Abstract: During the course of evolution, an organism's genome can undergo changes that affect the large-scale structure of the genome. These changes include gene gain, loss, duplication, chromosome fusion, fission, and rearrangement. When gene gain and loss occurs in addition to other types of rearrangement, breakpoints of rearrangement can exist that are only detectable by comparison of three or more genomes. An arbitrarily large number of these "hidden" breakpoints can exist among genomes that exhibit no rearrangements in pairwise comparisons. We present an extension of the multichromosomal breakpoint median problem to genomes that have undergone gene gain and loss. We then demonstrate that the median distance among three genomes can be used to calculate a lower bound on the number of hidden breakpoints present. We provide an implementation of this calculation including the median distance, along with some practical improvements on the time complexity of the underlying algorithm. We apply our approach to measure the abundance of hidden breakpoints in simulated data sets under a wide range of evolutionary scenarios. We demonstrate that in simulations the hidden breakpoint counts depend strongly on relative rates of inversion and gene gain/loss. Finally we apply current multiple genome aligners to the simulated genomes, and show that all aligners introduce a high degree of error in hidden breakpoint counts, and that this error grows with evolutionary distance in the simulation. Our results suggest that hidden breakpoint error may be pervasive in genome alignments.
The preference for water nipples vs. water bowls in dairy goats
Knut E B?e, Rebecca Ehrlenbruch, Inger L Andersen
Acta Veterinaria Scandinavica , 2011, DOI: 10.1186/1751-0147-53-50
Abstract: In each of the two experiments (exp. 1, dry goats, exp. 2 lactating goats), 42 dairy goats were allotted into 6 groups of 7 goats. In period 1, the goats had access to a water nipple. In period 2, they had access to a water bowl and in period 3 (preference test) they had access to both a water nipple and a water bowl. Water usage and wastage was recorded and water intake (water usage - water wastage) was calculated for each group for the two last days of each period. In experiment 2, water samples from each dispenser were analyzed for heterotrophy germs at 22°C, Escherichia coli and turbidity.Water usage was higher from water nipples than from water bowls both in experiment 1 (dry goats) and experiment 2 (lactating goats). There was however, no difference in water intake from water nipples and water bowls. In the preference test (period 3), the water intake tended to be higher from the water nipple than from the water bowl both for the dry goats (exp. 1) and lactating goats (exp. 2). Especially for the dry goats, the differences between groups were large. Turbidity and heterotrophy germs were much higher in the samples from the water bowls than from the water nipples.Water wastage from the water bowls was negligible compared to the water nipples. From the water nipples the water wastage was 30% and 23% of water usage for the dry and lactating goats respectively.We conclude that type of water dispenser (nipple or bowl) was probably of minor importance for water intake in goats, but water bowls had a lower water quality.The literature on water intake in goats is scare, and the studies mainly concern goats living in desert conditions under heat stress and/or water restrictions [e.g. 1]. In temperate climates, the water intake for goats is reported to be 139 g/kg W0.75 at mid-pregnancy, and lactating goats need 1.28 kg of water to produce one kg milk [2]. Ehrlenbruch et al. (2010) measured the water intake in lactating goats to be 6.2 and 4.4 liters/day when fed hay and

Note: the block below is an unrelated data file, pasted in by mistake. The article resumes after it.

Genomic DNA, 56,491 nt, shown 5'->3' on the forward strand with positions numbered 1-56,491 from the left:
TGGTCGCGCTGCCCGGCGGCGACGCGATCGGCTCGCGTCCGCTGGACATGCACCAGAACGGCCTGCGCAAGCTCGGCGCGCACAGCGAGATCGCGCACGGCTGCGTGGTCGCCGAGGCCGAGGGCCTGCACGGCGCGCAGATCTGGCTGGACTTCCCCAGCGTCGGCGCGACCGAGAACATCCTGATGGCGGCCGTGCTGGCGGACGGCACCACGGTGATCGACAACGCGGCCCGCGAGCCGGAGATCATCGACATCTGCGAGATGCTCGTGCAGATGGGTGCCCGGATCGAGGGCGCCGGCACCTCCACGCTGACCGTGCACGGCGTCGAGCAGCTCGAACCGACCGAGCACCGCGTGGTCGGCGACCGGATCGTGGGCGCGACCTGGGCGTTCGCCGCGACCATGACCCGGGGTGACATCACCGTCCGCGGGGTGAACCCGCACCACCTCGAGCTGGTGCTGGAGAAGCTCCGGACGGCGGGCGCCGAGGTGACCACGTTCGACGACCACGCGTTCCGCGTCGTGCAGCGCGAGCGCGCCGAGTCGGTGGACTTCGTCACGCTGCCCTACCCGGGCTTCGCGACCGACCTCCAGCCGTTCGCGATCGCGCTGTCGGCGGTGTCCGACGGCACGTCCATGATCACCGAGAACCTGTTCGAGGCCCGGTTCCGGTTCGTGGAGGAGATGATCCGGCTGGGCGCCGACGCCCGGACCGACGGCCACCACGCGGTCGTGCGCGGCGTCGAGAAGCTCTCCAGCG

Assistive Navigation Device for Visually Impaired—A Study on Reaction Time to Tactile Modality Stimuli  [PDF]